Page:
LEBANON - Energy & Mining
Minister of Energy and Water, Lebanon
Arthur Nazarian was born in Beirut in 1961 and studied Textile Engineering in the US. He is active in the trade and industry sectors, owning several companies in the Gulf. Previous governmental positions have included serving as Minister of Tourism and Environment. He was elected as a deputy in 2009.
Advanced seismic surveys have been conducted offshore. The interpretation of this data is ongoing, resulting in very promising prospects for hydrocarbon resources spread over the whole offshore, extending from north to south and from shallow to deep waters. These surveys provide excellent estimates of the hydrocarbon reserves; however, they need to be confirmed through drilling wells. Accordingly, the bidding round needs to be concluded before an exploration and production (E&P) agreement is signed to initiate the exploration activities.
The current plans of the Ministry to build the floating storage and regasification unit (FSRU) and the coastal gas pipeline are vital for the supply of gas to the power plants and local industry until the offshore gas is extracted. The coastal pipeline will be used for the transportation of offshore gas once produced. In addition, based on the size of the discoveries to be made, as well as the market options, additional infrastructure needs to be built. This will be detailed in the development plans to be prepared after discoveries are made and assessed.
The oil and gas industry will have direct and indirect benefits to the national economy. The direct investments will boost the local economy, which will provide the goods and services needed by the IOCs and provide new employment opportunities for the Lebanese youth. The Ministry and the Lebanese Petroleum Administration (LPA) have put in place a strong policy for local content, whereby IOCs are required to employ up to 80% of Lebanese nationals in their workforce. This target is to be met gradually. In addition, goods manufactured in Lebanon will have a 5% cost incentive, and 10% for services provided by Lebanese companies. The benefit during exploration and production is vital in order to ensure that foreign investment benefits the local economy. Lebanese gas will boost the industrial sector by providing a secure and affordable source of energy. Currently, the energy bill represents a burden, hindering the growth of local industry. In addition, petrochemical industries and industries with high energy demand will have an opportunity to grow and prosper, thus providing new sustainable job opportunities. The availability of Lebanese natural gas will be vital to secure a clean affordable energy source to generate electricity. The Ministry’s plan is to have all existing and new power plants operate using natural gas. This will cut the energy bill of Electricité Du Liban (EDL) and thus ease the budgetary deficit.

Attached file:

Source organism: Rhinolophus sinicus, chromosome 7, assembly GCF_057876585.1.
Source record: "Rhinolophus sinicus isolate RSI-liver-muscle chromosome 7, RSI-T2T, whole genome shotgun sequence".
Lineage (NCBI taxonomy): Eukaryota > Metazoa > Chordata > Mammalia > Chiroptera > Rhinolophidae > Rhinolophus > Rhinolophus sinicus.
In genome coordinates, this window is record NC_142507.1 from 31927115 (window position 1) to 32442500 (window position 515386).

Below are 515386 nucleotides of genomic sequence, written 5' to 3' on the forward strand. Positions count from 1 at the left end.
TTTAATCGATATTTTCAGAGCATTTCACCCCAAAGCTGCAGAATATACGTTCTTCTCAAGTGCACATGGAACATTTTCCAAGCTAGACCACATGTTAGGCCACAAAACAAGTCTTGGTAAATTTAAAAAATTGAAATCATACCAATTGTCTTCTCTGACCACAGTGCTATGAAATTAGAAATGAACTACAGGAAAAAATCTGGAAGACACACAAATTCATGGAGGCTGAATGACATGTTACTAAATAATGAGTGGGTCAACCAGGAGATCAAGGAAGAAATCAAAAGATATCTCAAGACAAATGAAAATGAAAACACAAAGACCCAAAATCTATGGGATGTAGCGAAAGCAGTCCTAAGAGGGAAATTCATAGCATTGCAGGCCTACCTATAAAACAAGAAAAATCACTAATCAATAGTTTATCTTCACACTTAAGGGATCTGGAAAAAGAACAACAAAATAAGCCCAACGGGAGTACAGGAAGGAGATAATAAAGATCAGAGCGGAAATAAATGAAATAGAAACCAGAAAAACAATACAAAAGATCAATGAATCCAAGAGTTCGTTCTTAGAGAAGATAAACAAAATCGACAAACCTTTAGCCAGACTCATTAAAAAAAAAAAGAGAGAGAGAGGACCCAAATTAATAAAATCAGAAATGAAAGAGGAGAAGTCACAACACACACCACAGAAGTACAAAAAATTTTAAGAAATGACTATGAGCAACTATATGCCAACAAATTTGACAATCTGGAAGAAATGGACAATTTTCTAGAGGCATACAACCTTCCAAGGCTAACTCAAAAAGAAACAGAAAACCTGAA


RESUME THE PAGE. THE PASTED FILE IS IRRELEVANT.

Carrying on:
Back in 2009, the Lebanese government committed itself to reaching 12% renewable energy use by 2020. The Ministry of Energy and Water, through the work of the Lebanese Center for Energy Conservation (LCEC), has launched different initiatives toward achieving this challenging goal. Currently, 5%-6% of Lebanon’s electricity generation comes from renewable energy sources, namely hydropower, solar thermal, and recently solar photovoltaic systems. Should the wind farm projects became a reality soon, the 12% target could be easily achievable.
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